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e-mail: beth@ebcxm.com
Lower Hutt, New Zealand

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University essay written in 2004, for a Media Studies paper.   Graded B+.

Brief Note:

This was written as a report on a mock press conference held during a Media Studies university lecture.

Media Strategies 101

The ways to organise a successful environmental campaign were outlined during a lecture this week, attended by MDIA 304 – Journalism students.

Media Studies students at Victoria University, Wellington, were treated to a mock-press conference last Thursday.   Dr Sean Weaver, formerly Education Officer for Native Forest Action, took the opportunity to reveal NFA’s media strategy for their anti-native logging campaign in the late 1990s.

To educate and inform the broader public the NFA needed to get their message out, to public and government alike.   The best way to do this was to attract the attention of the news media, and making a ‘spectacle’ is the easiest way to achieve that.   Something dramatic needed to happen for the media to be interested, Weaver explained.

While Dr Weaver admitted there are other ways to communicate to the public and decision makers of the country; for example writing a letter to the local minister.   He pointed out that letters could be ignored easily, but once on television it is much harder to ignore.   The public is aware of the issue, and new supporters will hopefully be drawn in, to increase the pressure on the government.

Dr Weaver informed the students that it was also necessary for the NFA to make sure the media was informed in advance of their plans.   And at other times the actions were scheduled in remote locations, too costly and time consuming for the media to cover.   In this case it became common for the NFA to film these actions themselves, with broadcast quality equipment, and courier the tape to the news desks in time for the six o’clock news.

Another crucial aspect to the success of the NFA campaign was keeping to their non-violence creed.   If the actions turned violent the organisation would risk alienating the public, and wipe out any credibility the campaign had.   To this end it became necessary for the NFA to film all their actions, to have a record of their actions in case events did turn ugly they had evidence of their part, proving they were not responsible.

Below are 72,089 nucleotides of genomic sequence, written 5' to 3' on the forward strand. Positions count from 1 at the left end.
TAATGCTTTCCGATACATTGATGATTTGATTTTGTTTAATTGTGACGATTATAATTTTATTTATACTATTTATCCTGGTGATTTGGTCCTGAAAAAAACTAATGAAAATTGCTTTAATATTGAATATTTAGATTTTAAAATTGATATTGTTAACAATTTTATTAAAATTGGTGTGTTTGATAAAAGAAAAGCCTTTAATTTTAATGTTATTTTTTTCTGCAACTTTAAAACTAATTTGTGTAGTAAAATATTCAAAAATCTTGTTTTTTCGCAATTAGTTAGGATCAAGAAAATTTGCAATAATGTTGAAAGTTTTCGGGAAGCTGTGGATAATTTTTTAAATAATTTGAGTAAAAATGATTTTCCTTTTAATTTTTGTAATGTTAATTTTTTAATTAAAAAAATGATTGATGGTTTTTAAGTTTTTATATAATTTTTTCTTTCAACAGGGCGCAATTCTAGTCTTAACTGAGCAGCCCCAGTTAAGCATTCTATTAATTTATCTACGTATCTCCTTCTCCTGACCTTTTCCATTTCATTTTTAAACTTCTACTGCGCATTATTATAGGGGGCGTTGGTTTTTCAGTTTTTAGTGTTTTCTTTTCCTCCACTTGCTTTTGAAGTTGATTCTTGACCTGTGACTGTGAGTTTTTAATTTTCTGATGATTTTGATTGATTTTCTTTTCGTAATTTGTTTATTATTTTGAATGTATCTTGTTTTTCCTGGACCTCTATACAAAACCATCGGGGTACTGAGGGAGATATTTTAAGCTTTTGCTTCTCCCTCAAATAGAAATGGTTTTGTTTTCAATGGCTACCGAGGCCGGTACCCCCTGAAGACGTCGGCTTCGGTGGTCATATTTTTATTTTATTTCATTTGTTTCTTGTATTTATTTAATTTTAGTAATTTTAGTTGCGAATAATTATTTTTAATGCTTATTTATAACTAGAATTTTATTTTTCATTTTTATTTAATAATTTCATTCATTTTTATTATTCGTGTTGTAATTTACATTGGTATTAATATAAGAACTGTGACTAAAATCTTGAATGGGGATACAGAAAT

Dr Weaver joined the Native Forest Action in April 1998, after returning to New Zealand from Fiji, where he had worked with locals and conservationist on environmental issues.   Upon his return he saw a need to bring conservationists together with the West Coast residents, to convince the government to re-think the logging policy of the time.  

Now lecturing in Environmental Studies Lecturer at Victoria, Dr Weaver reasoned that “The locals are not the enemy of nature”, and went on to talk about the marginalized economy of the West Coast.   He explained that most of the resources from the West Coast were taken to other regions for manufacturing and developing, leaving the West Coast with a low employment rate.   This made it understandable that the residents were loathe to lose yet another source of employment in their region; logging.  

At the same time Dr Weaver clarified why saving these lowland rainforests was so important.   The lowland forests are more accessible; the average person can walk and enjoy some of the country’s best scenery, whereas to hike highland forests, a higher level of fitness is needed, among other things.

Taking into account all the aspects to the issue, and the steps the NFA took, Dr Weaver felt they ran a successful campaign, the media coverage helping to make the issue a national one, instead of just regional; people across the country joined the NFA, some actively supporting the campaign.   And the success became more evident in 2000, when the government ceased logging of native forests in New Zealand.

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